Top 6 Tips to Stop a Cat From Biting You

Top 6 Tips to Stop a Cat From Biting You

Posted by Feng Jiang on

When you're working with kittens, sometimes you feel like a human chew toy. Their teeth are so prickly and sharp, and they do have the instinct to bite. Today, Happy and Polly is going to teach you how to get cats not to bite you.

cute cat


So before we begin, it's important to know that cats are a predator species. So if you're raising a kitten, you're literally raising a micro-panther. These guys have a biological instinct to stalk, hunt and kill their prey just like a lion or a tiger does. Your kitten might be raised indoors, and have all of their needs met like shelter and food. But we have to remember that they have evolved for thousands of years to have certain behavioral and biological needs that help them to survive.

One important psychological need they've evolved to have is the thrill of stalking, pouncing and biting their prey. Just because you fulfill a kitten's physical needs does not mean that you're meeting all of her psychological and emotional needs. And of course, just like humans, they have to have more than just food and water and a place to go to the bathroom: To be happy, to be psychologically whole, they have to experience the hunt, which does include biting. So how can we stimulate hunting in our homes without becoming a target of their tiny teeth? Here are 6 tips!

# 1 Make cat toys move

Stalking and biting a moving target is the pinnacle of happiness for a cat, especially for a kitten who's just staring to make those connections. This right here is really the key to getting kittens not to bite you. We have to be getting them into a healthy, hunting rhythm. We have to be playing with our kittens actively, multiple times a day, with cat toys that bat and move.

Cat Toys Peach Style Interactive Cat Wands Teaser
>> More Cat Toy

If you just throw a bunch of toys into a room and expect a kitten to be satisfied, that's just not going to work. Because if we never make toys move for them, then the only thing they ever see moving is your hand and feet.

So starting around 4 weeks, kittens are really developing a strong desire for this kind of activity. They have strong eyesight, they're able to track objects visually in space. And their coordination has improved, enough that they can start gently batting at objects. By starting kittens off with playing at a young age, we also associate biting with teasing toys, so that they don't eat your hands and feet as the prey instead.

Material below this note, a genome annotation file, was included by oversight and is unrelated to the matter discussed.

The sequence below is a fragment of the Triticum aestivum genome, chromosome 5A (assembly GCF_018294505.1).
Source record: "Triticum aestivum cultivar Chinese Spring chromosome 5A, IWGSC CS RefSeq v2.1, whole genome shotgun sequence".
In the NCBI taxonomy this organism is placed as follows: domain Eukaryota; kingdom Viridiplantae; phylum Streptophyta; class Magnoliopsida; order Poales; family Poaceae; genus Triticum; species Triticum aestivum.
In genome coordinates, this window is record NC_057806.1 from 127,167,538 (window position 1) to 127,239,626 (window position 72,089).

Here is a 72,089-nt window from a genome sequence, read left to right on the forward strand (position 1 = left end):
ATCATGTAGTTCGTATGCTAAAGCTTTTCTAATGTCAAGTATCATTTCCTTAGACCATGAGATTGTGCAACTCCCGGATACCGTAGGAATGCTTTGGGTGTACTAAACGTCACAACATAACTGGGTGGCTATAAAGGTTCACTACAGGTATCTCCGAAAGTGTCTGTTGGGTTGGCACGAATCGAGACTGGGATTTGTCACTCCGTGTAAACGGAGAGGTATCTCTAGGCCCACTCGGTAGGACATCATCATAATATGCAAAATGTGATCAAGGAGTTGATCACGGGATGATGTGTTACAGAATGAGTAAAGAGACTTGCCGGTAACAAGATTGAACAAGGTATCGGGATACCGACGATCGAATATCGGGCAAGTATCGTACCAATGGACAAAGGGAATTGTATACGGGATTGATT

#2 Don't play with your hands.


It's also important that we're not encouraging kittens to view our hands as prey. I know how tempting it is to twinkle your fingers at them, or tickle their bellies. But it does teach them to view your hands as a chew toy. It's a lot less cute when the kitten grows into a full grown cat who bites.

#3 Redirect biting to an appropriate target

It's important that anytime we give a kitten a 'no', we give them an equal and more attractive 'yes'. For instance, you can't just say to a kitten “don't bite anything” - that's madness! If a kittens biting your hand, you never want to punish or scold them. Instead, just make your hand limp, move it away, and show them something that is much more interesting to bite on.

Just move the toy around, and always redirect their biting behaviors toward an appropriate target. Try playing with the kitten with a variety of different objects, and redirecting their behavior toward things that move differently. There's so many different types of cat teaser toys that you can use with your kitten, and they all move slightly differently. Just remember, the key is actively playing with them with toys that move.

Cutie Fish and Chicken Style Interactive Cat Wands Teaser

#4 Don't be a tease

It's important not to tease or taunt your kittens with toys. Giving them a little bit of a challenge is nice, but if you never let them actually catch it, then they don't get the satisfaction of the kill, and that's not a psychologically fulfilling experience for anyone. Instead, you want to give them a little bit of a challenge and then let them catch the toy. Make sure that you're giving them a kicker toy or something to enjoy afterwards to satiate the feeling of having hunted.

#5 Give them a hunter's rhythm

cat hunter's rhythem

The natural rhythm of a happy cat is to hunt, catch, kill, eat, groom, and sleep. So even with our young kittens, we want to get them in this rhythm. We recommend always following up your play time with a meal. Give cats the thrill of the hunt, let them catch the toy and really kick it and bite it. Then after a good play session you feed them. This is like the reward for being a good hunter. Then they can groom themselves, go to sleep and wait for the next moment of excitement when the hunt begins again.

#6 Raise them with a friend

Having one kitten is really like having half a kitten. Having two kittens is like having a whole. Having a buddy gives them someone who they can really exercise all of those playful behaviors with. They can take their energy out on each other, they can teach each other new skills and they even do a great job of teaching each other boundaries by yelping out when they are biting too hard.

get cat accompany

We have to remember that kittens and cats are more than just cuddly companions - they're also a predator species with their own psychological and emotional needs, and it's our duty to help fulfil them. By fulfilling their need to bite and pounce and play, we can bring more harmony into the life of the cat, and into our own homes.

We hope this can help you protect you and your pet. If you enjoyed it and would like to see more news, do not hesitate to visit Happy & Polly official website.

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